"Talk 'bout railroads bein' a blessin'," said Brother Dickey, "des look at de loads an' loads er watermelons deys haulin' out de state, ter dem folks 'way up North what never done nuthin' ter deserve sich a dispensation!"
On one of the southern railroads there is a station-building that is commonly known by travelers as the smallest railroad station in America. It is of this station that the story is told that an old farmer was expecting a chicken-house to arrive there, and he sent one of his hands, a new-comer, to fetch it. Arriving there the man saw the house, loaded it on to his wagon and started for home. On the way he met a man in uniform with the words "Station Agent" on his cap.
"Say, hold on. What have you got on that wagon?" he asked.
"My chicken-house, of course," was the reply.
"Chicken-house be jiggered!" exploded the official. "That's thestation!"
"I read of the terrible vengeance inflicted upon one of their members by a band of robbers in Mississippi last week."
"What did they do? Shoot him?"
"No; they tied him upon the railroad tracks."
"Awful! And he was ground to pieces, I suppose?"
"Nothing like it. The poor fellow starved to death waiting for the nexttrain."—W. Dayton Wegefarth.
The reporter who had accompanied the special train to the scene of the wreck, hurried down the embankment and found a man who had one arm in a sling, a bandage over one eye, his front teeth gone, and his nose knocked four points to starboard, sitting on a piece of the locomotive and surveying the horrible ruin all about him.
"Can you give me some particulars of this accident?" asked the reporter, taking out his notebook.
"I haven't heard of any accident, young man," replied the disfigured party stiffly.
He was one of the directors of the railroad.
The Hon. John Sharp Williams had an engagement to speak in a small southern town. The train he was traveling on was not of the swiftest, and he lost no opportunity of keeping the conductor informed as to his opinions of that particular road.
"Well, if yer don't like it," the conductor finally blurted out, "why in thunder don't yer git out an' walk?"
"I would," Mr. Williams blandly replied, "but you see the committee doesn't expect me until this train gets in."
"We were bounding along," said a recent traveler on a local South African single-line railway, "at the rate of about seven miles an hour, and the whole train was shaking terribly. I expected every moment to see my bones protruding through my skin. Passengers were rolling from oneend of the car to the other. I held on firmly to the arms of the seat. Presently we settled down a bit quieter; at least, I could keep my hat on, and my teeth didn't chatter."There was a quiet looking man opposite me. I looked up with a ghastly smile, wishing to appear cheerful, and said:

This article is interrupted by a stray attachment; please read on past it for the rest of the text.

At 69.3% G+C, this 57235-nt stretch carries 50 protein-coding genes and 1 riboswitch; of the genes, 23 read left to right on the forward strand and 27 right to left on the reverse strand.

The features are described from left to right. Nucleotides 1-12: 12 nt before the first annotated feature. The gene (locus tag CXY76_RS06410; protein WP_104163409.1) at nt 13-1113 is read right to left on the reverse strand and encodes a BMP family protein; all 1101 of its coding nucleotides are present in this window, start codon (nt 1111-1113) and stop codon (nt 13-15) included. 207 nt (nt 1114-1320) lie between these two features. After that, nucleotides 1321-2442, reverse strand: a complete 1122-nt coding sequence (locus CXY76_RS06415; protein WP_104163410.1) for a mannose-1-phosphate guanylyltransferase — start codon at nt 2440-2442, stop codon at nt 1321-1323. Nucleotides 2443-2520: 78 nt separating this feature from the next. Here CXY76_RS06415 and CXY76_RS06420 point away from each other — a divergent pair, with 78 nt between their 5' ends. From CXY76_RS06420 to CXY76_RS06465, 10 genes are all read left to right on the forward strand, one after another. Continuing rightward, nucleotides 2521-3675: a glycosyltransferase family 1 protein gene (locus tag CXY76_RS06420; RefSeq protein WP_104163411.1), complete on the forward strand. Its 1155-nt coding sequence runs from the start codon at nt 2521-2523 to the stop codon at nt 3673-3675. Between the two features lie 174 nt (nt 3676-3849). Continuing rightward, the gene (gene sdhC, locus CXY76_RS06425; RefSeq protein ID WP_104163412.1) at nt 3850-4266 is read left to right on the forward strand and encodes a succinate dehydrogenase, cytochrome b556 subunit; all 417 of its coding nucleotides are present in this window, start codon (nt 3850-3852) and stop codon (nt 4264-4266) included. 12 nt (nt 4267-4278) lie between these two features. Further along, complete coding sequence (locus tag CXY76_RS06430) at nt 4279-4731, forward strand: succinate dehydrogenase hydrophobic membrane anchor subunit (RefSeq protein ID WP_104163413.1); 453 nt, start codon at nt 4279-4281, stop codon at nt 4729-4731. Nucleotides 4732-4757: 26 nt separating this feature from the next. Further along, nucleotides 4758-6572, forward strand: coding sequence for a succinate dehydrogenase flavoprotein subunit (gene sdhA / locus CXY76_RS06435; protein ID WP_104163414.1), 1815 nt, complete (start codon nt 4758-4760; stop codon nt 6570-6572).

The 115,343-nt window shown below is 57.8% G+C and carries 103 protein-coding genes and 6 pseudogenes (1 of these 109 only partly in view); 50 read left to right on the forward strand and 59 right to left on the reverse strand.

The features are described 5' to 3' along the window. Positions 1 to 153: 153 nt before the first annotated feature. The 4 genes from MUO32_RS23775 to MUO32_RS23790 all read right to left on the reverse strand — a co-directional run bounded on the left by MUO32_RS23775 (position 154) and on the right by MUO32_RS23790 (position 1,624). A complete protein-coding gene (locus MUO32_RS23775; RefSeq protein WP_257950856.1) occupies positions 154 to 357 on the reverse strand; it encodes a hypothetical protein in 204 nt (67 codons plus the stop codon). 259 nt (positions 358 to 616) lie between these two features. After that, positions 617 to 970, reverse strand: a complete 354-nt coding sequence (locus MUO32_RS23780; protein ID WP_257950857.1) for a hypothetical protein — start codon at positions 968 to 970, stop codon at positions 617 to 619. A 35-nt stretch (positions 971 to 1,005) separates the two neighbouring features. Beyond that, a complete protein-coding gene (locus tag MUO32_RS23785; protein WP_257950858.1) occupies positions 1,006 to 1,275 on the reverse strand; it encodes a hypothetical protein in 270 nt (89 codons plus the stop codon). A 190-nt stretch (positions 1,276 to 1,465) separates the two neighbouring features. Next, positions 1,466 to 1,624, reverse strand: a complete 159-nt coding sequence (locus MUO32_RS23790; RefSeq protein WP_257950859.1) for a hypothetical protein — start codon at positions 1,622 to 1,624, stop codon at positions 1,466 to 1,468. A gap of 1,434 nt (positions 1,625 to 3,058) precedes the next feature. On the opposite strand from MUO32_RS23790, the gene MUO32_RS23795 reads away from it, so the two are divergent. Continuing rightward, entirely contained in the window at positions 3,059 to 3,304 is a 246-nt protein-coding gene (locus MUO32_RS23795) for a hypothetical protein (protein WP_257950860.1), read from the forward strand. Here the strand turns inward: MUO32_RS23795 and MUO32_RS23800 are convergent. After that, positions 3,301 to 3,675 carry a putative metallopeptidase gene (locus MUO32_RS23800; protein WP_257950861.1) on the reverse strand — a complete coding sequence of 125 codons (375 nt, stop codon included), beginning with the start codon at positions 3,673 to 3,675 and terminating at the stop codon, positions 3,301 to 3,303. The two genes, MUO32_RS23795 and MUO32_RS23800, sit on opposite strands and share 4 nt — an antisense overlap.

"'We are going a bit smoother, I see.'
"'Yes,' he said, 'we're off the track now.'"
Three men were talking in rather a large way as to the excellent train service each had in his special locality: one was from the west, one from New England, and the other from New York. The former two had told of marvelous doings of trains, and it is distinctly "up" to the man from New York.
"Now in New York," he said, "we not only run our trains fast, but we also start them fast. I remember the case of a friend of mine whose wife went to see him off for the west on the Pennsylvania at Jersey City. As the train was about to start my friend said his final good-by to his wife, and leaned down from the car platform to kiss her. The train started, and, would you believe it, my friend found himself kissing a strange woman on the platform at Trenton!"
And the other men gave it up.
An express on the Long Island Railroad was tearing away at a wild and awe-inspiring rate of six miles an hour, when all of a sudden it stopped altogether. Most of the passengers did not notice the difference; but one of them happened to be somewhat anxious to reach his destination before old age claimed him for its own. He put his head through the window to find that the cause of the stop was a cow on the track. After a while they continued the journey for half an hour or so, and then—another stop.
"What's wrong now?" asked the impatient passenger of the conductor.
"A cow on the track."
"But I thought you drove it off."
"So we did," said the conductor, "but we caught up with it again."
The president of one great southern railway pulled into a southern city in his private car. It was also the terminal of a competing road, and the private car of the president of the other line was on a side track. There was great rivalry between these two lines, which extended from the president of each down to the most humble employe. In the evening the colored cook from one of the cars wandered over to pass the time of day with the cook on the other car.
One of these roads had recently had an appalling list of accidents, and the death-toll was exceptionally high. The cook from this road sauntered up to the back platform of the private car, and after an interchange of courtesies said:
"Well, how am youh ole jerkwatah railroad these days? Am you habbing prosper's times?"
"Man," said the other, "we-all am so prosperous that if we was any moah prosperous we just naturally couldn't stand hit."
"Hough!" said the other, "we-all am moah prosperous than you-all."
"Man," said the other, "we dun carry moah'n a million passengers last month."
"Foah de Lord's sake!" ejaculated the first negro. "You-all carried moah'n a million passengers? Go on with you, nigger; we dun kill moah passengers than you carry."